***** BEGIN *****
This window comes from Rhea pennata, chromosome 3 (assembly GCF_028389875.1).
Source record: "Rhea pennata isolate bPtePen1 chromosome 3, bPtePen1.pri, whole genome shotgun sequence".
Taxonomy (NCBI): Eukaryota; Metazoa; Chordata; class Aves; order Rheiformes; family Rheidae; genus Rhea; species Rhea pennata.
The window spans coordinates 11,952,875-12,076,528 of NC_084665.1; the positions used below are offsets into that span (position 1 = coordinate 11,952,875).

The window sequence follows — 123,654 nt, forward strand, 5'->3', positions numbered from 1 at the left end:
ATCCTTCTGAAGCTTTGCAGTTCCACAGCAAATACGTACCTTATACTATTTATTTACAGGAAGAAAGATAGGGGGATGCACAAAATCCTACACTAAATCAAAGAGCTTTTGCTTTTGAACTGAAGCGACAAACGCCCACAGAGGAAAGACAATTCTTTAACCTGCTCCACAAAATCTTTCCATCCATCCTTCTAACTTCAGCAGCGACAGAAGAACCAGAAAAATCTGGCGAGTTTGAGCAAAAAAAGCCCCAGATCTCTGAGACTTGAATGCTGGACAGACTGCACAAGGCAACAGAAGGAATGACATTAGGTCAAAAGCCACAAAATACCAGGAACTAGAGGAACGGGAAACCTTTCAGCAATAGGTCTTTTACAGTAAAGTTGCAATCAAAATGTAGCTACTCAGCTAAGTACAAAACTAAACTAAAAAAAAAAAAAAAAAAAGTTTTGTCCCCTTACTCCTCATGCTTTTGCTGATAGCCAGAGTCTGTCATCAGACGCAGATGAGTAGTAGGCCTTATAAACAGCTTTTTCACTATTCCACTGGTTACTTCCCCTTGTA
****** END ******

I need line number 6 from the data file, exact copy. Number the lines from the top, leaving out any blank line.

ATCCTTCTGAAGCTTTGCAGTTCCACAGCAAATACGTACCTTATACTATTTATTTACAGGAAGAAAGATAGGGGGATGCACAAAATCCTACACTAAATCAAAGAGCTTTTGCTTTTGAACTGAAGCGACAAACGCCCACAGAGGAAAGACAATTCTTTAACCTGCTCCACAAAATCTTTCCATCCATCCTTCTAACTTCAGCAGCGACAGAAGAACCAGAAAAATCTGGCGAGTTTGAGCAAAAAAAGCCCCAGATCTCTGAGACTTGAATGCTGGACAGACTGCACAAGGCAACAGAAGGAATGACATTAGGTCAAAAGCCACAAAATACCAGGAACTAGAGGAACGGGAAACCTTTCAGCAATAGGTCTTTTACAGTAAAGTTGCAATCAAAATGTAGCTACTCAGCTAAGTACAAAACTAAACTAAAAAAAAAAAAAAAAAAAGTTTTGTCCCCTTACTCCTCATGCTTTTGCTGATAGCCAGAGTCTGTCATCAGACGCAGATGAGTAGTAGGCCTTATAAACAGCTTTTTCACTATTCCACTGGTTACTTCCCCTTGTA